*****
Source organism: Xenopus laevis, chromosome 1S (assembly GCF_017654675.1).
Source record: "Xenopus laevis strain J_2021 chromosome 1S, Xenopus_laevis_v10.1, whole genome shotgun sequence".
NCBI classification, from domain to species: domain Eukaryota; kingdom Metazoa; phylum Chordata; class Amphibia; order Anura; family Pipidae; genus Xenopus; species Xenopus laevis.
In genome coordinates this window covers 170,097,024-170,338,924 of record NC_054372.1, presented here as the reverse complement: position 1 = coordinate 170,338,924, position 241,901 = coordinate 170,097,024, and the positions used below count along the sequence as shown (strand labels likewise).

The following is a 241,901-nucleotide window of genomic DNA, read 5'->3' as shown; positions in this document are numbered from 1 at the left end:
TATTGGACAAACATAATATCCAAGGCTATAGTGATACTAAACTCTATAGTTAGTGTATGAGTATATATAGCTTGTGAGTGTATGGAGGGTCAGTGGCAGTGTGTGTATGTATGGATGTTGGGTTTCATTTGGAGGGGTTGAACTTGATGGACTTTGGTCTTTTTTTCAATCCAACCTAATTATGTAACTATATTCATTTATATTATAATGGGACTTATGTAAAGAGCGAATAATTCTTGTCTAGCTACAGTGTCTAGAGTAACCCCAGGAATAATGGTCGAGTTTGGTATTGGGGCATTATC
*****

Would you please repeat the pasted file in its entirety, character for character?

Source organism: Xenopus laevis, chromosome 1S (assembly GCF_017654675.1).
Source record: "Xenopus laevis strain J_2021 chromosome 1S, Xenopus_laevis_v10.1, whole genome shotgun sequence".
NCBI classification, from domain to species: domain Eukaryota; kingdom Metazoa; phylum Chordata; class Amphibia; order Anura; family Pipidae; genus Xenopus; species Xenopus laevis.
In genome coordinates this window covers 170,097,024-170,338,924 of record NC_054372.1, presented here as the reverse complement: position 1 = coordinate 170,338,924, position 241,901 = coordinate 170,097,024, and the positions used below count along the sequence as shown (strand labels likewise).

The following is a 241,901-nucleotide window of genomic DNA, read 5'->3' as shown; positions in this document are numbered from 1 at the left end:
TATTGGACAAACATAATATCCAAGGCTATAGTGATACTAAACTCTATAGTTAGTGTATGAGTATATATAGCTTGTGAGTGTATGGAGGGTCAGTGGCAGTGTGTGTATGTATGGATGTTGGGTTTCATTTGGAGGGGTTGAACTTGATGGACTTTGGTCTTTTTTTCAATCCAACCTAATTATGTAACTATATTCATTTATATTATAATGGGACTTATGTAAAGAGCGAATAATTCTTGTCTAGCTACAGTGTCTAGAGTAACCCCAGGAATAATGGTCGAGTTTGGTATTGGGGCATTATC